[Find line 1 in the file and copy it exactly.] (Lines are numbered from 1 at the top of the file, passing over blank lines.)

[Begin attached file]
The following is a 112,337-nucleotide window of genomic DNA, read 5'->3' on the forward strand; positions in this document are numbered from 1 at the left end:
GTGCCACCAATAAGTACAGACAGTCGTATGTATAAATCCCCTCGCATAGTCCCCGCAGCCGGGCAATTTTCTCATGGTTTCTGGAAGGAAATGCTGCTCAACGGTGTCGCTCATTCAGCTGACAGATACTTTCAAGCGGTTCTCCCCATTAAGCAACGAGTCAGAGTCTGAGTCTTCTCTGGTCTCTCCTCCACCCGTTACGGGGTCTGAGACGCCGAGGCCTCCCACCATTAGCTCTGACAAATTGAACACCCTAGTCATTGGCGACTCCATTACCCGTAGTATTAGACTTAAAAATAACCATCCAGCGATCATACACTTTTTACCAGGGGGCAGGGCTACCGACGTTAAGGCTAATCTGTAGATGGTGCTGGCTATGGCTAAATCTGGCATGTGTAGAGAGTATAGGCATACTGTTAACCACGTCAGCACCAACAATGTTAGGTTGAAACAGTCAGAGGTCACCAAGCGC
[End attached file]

The following is a 112,337-nucleotide window of genomic DNA, read 5'->3' on the forward strand; positions in this document are numbered from 1 at the left end: